Waiving Jury Deliberation: The Humility Argument
This article argues that, given the current pervasive uncertainty about the reliability of jury deliberation, we ought to treat it with epistemic humility.
- Andrei Poama
- 22 February 2020
- Social Theory and Practice
Epistemic humility consists in an attitude whereby persons attens to the way in which their limited knowledge might affect people’s practical interests. The epistemically humble agent recognizes that acting on her knowledge and epistemic competences will have relevant effects on the interests of someone else. Humility demands that we treat our epistemic limitations and the practical interests of the relevant others as default considerations about what courses of action to take or avoid.
Being humble about jury deliberation starts with recognizing that, given its limitations, it is not the best available procedure we can readily resort to in the context of jury trials. Though jury deliberation is plausibly better than random, we know that, on the whole, it is not better than the aggregation of the jurors’ individual verdicts. Hiding the fact that deliberation and verdict aggregation are epistemically equivalent boils down to unjustifiably bolstering the merits of the first and downplaying the qualities of the second.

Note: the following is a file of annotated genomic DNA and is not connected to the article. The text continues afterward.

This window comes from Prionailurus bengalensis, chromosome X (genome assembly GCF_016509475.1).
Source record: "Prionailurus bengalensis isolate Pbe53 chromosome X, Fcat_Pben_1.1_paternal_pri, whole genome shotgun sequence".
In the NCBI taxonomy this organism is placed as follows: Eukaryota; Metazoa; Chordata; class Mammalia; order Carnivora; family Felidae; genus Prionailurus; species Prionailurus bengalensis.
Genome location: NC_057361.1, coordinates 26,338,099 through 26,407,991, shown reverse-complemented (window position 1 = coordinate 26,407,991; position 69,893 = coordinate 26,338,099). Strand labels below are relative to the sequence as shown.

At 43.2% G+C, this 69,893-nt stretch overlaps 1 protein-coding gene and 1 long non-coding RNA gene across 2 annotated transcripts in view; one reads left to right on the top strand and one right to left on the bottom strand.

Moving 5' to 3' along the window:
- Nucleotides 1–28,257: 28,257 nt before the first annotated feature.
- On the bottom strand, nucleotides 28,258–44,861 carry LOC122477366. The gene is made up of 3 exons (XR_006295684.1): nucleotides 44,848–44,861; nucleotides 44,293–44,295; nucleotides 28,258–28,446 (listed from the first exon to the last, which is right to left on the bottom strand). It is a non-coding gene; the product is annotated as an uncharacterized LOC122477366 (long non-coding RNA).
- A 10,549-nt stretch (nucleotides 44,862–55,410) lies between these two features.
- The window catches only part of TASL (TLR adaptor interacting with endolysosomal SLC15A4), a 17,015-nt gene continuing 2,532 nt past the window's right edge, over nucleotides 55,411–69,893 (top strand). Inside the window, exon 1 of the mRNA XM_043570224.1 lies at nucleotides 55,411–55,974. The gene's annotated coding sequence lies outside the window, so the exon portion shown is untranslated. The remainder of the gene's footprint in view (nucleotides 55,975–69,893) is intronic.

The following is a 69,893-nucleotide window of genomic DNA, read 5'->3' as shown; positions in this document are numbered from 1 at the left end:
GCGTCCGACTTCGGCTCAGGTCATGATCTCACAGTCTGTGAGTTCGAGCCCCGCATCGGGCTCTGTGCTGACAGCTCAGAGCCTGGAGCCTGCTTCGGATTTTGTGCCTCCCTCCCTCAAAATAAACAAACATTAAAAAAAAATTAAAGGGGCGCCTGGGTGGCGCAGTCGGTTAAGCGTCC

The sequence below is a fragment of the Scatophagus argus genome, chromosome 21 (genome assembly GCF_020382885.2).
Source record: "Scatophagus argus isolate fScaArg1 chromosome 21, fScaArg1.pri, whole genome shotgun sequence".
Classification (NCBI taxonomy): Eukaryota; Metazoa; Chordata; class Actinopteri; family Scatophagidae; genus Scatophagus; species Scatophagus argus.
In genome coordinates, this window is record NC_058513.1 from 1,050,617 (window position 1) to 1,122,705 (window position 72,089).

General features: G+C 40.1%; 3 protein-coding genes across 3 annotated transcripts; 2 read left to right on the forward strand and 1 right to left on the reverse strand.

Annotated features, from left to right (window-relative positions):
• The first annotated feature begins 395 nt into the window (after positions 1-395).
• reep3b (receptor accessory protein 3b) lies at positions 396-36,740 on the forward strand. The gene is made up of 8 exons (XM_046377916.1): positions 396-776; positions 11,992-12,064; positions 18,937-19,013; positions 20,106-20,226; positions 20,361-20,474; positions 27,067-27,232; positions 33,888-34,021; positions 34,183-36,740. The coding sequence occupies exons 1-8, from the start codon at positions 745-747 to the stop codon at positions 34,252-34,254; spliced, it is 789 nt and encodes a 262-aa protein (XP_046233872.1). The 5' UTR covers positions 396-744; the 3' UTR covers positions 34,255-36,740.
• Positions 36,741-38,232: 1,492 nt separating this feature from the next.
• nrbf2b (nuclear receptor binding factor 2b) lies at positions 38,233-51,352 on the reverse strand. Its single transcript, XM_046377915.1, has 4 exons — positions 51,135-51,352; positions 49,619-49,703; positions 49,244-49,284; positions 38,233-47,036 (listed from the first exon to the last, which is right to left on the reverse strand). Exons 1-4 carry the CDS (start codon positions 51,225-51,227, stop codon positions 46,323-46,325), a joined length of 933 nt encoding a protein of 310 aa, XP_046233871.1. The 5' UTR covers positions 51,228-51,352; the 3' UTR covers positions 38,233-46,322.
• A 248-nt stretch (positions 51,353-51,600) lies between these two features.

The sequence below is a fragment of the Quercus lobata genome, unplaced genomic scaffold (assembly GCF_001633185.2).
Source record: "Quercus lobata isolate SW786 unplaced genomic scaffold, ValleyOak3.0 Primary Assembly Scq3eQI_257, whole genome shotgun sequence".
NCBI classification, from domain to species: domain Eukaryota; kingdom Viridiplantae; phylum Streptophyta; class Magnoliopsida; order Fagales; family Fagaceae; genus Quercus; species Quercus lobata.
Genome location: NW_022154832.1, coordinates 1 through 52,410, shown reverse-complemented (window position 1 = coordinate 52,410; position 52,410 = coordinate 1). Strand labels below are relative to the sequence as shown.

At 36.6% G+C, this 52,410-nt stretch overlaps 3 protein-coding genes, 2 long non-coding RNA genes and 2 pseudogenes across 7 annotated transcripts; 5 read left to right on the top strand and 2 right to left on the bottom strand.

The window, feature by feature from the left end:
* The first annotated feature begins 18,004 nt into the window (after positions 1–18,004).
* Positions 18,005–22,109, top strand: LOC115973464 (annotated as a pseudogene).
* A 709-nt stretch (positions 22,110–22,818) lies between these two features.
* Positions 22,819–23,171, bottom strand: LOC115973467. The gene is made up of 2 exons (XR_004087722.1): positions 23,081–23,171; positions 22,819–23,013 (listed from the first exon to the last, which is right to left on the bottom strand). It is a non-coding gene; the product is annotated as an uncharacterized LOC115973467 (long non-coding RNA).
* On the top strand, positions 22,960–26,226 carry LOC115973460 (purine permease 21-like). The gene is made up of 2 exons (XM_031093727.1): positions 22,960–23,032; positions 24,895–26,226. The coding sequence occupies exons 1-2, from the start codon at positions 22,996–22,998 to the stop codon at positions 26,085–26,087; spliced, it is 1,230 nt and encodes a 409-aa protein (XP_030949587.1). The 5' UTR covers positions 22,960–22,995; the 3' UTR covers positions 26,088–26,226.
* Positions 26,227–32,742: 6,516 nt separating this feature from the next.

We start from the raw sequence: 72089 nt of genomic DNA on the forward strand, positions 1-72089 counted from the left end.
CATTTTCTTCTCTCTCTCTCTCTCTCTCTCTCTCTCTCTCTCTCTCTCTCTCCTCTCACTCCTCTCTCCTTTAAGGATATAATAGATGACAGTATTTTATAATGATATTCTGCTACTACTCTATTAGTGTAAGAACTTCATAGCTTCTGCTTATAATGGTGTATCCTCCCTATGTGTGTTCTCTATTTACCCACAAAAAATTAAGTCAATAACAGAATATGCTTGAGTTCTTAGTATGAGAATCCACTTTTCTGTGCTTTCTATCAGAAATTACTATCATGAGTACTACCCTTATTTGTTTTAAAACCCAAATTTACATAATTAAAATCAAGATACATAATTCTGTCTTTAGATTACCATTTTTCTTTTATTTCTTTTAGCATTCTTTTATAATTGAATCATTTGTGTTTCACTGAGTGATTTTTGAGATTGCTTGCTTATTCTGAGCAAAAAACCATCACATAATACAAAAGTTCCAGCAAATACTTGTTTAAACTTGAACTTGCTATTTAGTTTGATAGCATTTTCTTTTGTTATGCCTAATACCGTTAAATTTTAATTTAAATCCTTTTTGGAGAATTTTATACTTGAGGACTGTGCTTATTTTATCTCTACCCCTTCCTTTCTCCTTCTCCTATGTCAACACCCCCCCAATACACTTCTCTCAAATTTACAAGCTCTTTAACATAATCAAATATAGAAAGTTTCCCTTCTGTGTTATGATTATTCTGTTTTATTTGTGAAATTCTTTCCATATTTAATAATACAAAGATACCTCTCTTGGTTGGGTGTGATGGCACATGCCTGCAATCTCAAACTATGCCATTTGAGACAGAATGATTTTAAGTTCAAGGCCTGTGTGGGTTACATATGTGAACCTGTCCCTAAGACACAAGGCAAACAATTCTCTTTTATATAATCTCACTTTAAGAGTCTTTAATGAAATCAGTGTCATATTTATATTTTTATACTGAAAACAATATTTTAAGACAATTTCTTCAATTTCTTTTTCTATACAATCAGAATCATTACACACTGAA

Today, defendants have no choice between a jury trial, in which their verdict is reached deliberatively, and a jury trial wherein this is not the case. Introducing a waivable right to jury deliberation means that, at the beginning of the trial proceedings, the defendant is presented with two options. Either her verdict will be decided through jurors’ voting separately on the verdict – that is, without any prior group deliberation – or it will be decided, as it is now, by means of jury deliberation. The choice formalized by such a waivable right is one between a deliberative and a non-deliberative verdict.
Of course, one could imagine other more effective ways to reform jury deliberation – for example, by increasing the size and diversity of the jury or, more innovatively, by resorting to online virtual juries. These changes are not incompatible with my proposal, and they can be undertaken simultaneously. One of the comparative advantages of waivability lies in the fact that it does not need more resources than those already allocated to the jury system and it is more likely to be accepted than a technological innovation such as the virtual jury. My humility-based argument for the waivability of jury deliberation is not a blueprint for an ideal practice, but an attempt to marginally improve the status quo.
Andrei Poama's research focus is on normative theories of punishment, criminal justice ethics, the connection between principles of justice and the problem of (government) authority, the ethics of public policy, and democratic theory. One of his aims is to create an environment that explores the moral questions involved in criminal justice ethics from a philosophical angle, but in a way that welcomes the involvement of criminal justice officials and practitioners perspective.